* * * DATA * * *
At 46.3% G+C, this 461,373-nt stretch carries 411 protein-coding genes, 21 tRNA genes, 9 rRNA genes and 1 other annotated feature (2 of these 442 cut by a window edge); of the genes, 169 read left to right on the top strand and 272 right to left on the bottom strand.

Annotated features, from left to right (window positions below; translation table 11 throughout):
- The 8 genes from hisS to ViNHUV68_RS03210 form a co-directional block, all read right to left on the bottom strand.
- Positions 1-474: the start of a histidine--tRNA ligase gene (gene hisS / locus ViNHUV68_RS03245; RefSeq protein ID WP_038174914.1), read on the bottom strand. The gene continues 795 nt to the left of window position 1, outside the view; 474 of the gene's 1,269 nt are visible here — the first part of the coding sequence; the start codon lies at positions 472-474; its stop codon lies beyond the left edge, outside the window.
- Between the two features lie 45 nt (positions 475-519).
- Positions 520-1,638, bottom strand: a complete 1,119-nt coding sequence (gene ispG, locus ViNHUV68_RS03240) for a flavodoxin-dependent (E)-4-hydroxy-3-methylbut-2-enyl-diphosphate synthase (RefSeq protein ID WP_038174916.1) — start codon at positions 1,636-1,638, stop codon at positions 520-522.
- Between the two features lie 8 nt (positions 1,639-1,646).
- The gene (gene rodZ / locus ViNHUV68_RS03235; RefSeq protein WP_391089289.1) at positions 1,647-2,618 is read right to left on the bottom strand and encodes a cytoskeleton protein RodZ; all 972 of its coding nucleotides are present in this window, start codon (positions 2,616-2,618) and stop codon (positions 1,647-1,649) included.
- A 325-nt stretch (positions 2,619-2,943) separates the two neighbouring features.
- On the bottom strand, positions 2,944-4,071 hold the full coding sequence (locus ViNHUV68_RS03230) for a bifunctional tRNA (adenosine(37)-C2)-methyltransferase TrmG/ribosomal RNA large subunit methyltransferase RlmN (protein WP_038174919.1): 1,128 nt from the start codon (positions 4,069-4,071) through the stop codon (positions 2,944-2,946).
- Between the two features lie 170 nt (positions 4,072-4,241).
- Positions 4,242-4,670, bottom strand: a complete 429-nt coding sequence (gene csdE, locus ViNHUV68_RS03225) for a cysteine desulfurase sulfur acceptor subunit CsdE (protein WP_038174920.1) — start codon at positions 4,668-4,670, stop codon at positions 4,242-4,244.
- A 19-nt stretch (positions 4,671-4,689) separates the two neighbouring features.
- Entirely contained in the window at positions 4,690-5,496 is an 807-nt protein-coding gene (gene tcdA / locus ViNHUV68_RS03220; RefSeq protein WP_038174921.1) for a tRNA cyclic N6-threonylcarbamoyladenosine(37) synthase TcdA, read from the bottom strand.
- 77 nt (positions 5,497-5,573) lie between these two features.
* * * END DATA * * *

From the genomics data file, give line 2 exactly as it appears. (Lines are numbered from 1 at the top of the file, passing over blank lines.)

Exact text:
Annotated features, from left to right (window positions below; translation table 11 throughout):